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aux auvillar sur le chemin

I walked out of the Le Pont Napoléon Hôtel into a misty, rather bleak morning, and did not mind the the start of a new day.  From the bridge–le pont–the day before, I had seen the canal where I would walk.  A canal means a flat path, and I knew I would be walking it for a distance.

The towpath along the canal is not the official GR65 but a variant.  For those who worry about going the true Way, do not fret.  Even the GR65, which climbs above the canal to a view point where one can see the confluence of the Tarn and Garonne Rivers, is not the true Way.  As noted in The Way of Saint James the historic route was destroyed when the Autoroute des Deux Mers was constructed in the 1990’s.

DAY 22 de Moissac à Auvillar (peut-être 19km) sur Le Chemin de Saint-Jacques-de-Compostelle.

So, after some days of going up and down and up and down, I was looking forward to flat flat flat flat.  Until that became monotonous and I wondered if I might have a hill for variety.


It was a pleasure to stroll instead of hike along the towpath.  After passing Maulause and crossing the bridge at Pommevic, I begin walking more directly toward Auvillar, passing farms and tractors plowing, and it was then I would have enjoyed a modest climb.  (Click on any photo to see it larger and in more detail.)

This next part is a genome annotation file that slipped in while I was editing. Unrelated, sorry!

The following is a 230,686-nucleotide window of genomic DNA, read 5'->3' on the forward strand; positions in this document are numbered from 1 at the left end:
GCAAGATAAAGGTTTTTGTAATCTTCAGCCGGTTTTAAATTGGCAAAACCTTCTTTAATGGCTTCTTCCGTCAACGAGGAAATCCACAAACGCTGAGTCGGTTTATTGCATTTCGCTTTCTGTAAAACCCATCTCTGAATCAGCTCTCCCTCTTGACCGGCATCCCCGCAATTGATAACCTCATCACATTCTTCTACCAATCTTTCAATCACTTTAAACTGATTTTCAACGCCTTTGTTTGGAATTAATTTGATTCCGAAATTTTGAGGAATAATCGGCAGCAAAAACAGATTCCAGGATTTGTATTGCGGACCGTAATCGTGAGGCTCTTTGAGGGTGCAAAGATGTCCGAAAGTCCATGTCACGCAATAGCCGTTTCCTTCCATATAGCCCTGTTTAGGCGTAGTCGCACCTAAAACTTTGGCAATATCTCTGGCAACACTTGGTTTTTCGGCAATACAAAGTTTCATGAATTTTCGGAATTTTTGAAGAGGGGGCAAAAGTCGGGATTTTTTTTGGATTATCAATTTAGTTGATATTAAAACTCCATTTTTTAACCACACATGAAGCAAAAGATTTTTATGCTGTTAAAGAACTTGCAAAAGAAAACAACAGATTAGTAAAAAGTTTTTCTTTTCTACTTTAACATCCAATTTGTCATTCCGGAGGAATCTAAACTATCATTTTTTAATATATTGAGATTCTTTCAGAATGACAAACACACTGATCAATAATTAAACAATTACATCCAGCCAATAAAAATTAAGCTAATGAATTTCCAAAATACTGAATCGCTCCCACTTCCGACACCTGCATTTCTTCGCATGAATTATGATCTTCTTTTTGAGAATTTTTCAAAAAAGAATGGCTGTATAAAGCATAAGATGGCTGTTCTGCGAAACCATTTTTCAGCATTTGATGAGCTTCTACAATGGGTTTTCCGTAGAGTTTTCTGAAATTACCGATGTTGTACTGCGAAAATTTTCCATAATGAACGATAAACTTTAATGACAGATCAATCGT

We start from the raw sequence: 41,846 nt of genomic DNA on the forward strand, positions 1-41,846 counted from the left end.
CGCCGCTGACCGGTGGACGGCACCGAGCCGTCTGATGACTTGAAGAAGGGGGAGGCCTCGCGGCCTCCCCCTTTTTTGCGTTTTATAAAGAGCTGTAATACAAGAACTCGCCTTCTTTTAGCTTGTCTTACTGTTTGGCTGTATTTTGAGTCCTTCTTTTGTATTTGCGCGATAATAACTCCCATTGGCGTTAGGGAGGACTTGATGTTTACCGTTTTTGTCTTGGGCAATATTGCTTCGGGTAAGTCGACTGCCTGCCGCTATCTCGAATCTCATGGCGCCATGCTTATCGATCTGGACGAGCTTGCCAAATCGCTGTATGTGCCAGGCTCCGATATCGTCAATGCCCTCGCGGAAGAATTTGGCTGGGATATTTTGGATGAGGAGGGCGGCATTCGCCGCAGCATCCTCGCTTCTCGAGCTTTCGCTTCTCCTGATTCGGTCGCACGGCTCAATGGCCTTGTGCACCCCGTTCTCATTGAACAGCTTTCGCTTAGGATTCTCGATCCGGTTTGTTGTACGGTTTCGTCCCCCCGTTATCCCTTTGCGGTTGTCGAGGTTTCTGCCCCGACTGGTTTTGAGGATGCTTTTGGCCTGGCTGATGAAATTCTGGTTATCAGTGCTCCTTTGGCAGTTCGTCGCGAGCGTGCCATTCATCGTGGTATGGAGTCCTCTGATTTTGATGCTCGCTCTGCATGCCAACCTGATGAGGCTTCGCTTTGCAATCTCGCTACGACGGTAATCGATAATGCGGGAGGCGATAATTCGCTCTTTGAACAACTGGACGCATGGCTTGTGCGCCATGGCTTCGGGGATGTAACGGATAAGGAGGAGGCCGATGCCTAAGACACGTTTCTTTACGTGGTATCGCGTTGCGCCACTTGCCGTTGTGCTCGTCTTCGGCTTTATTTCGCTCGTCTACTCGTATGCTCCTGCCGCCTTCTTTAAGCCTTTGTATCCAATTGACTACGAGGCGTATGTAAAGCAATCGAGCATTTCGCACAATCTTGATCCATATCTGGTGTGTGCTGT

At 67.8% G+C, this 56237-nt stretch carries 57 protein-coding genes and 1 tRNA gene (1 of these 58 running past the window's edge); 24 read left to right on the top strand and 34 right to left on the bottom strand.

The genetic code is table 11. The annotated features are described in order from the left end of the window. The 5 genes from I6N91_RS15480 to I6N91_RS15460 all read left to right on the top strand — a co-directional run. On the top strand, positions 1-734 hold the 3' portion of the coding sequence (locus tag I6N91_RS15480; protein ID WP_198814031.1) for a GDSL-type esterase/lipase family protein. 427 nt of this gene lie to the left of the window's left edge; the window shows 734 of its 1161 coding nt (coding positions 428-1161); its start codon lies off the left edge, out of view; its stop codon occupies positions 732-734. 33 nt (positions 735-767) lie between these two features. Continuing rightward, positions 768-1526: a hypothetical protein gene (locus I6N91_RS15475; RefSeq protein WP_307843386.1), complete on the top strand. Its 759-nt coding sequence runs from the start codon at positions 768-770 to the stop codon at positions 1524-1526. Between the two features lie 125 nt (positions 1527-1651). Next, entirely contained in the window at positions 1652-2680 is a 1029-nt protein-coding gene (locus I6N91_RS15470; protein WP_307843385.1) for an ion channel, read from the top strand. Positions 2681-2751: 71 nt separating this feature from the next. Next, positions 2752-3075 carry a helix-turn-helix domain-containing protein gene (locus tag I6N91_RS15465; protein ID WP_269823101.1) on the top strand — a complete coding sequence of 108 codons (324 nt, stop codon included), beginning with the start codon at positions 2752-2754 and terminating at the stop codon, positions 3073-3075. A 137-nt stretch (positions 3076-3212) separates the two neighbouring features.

20131014_064_Chemin St Jacques

Along the way in the early morning I saw the “lake” where the Tarn River and the Garonne River meet.  (Click on any photo to see it larger and in more detail.)

France is powered by nuclear plants.  Once during a bicycle trip through France, I had the “opportunity” to camp near one.  They look a bit ominous at night.  (Click on any photo to see it larger and in more detail.)

That night I walked in and out of the streets.  The night took on a curious blue tinge that constrasted nicely with the oranges of the lights.  (Click on any photo to see it larger and in more detail.)

The Rue de l’Horloge and the Église de Saint Pierre, now a museum, both were gorgeous in the evening shadows.  (Click on any photo to see it larger and in more detail.)

Close to the Place de la Halle with its circular Medieval market hall I found the chambre d’hôte where I was to stay, the Chambre d’hôte Dassonville on rue Saint Pierre in the old part of the village.

2 Comments Post a comment
  1. hungryko #

    I like the night shots of the lit up cathedral! Nuclear plants? No way. I can’t imagine a place as pretty as France having them. But that could just be my idealized vision.

    • I believe their primary source of energy comes from nuclear power plants. Along the chemin I met a French woman whose husband was a nuclear engineer.


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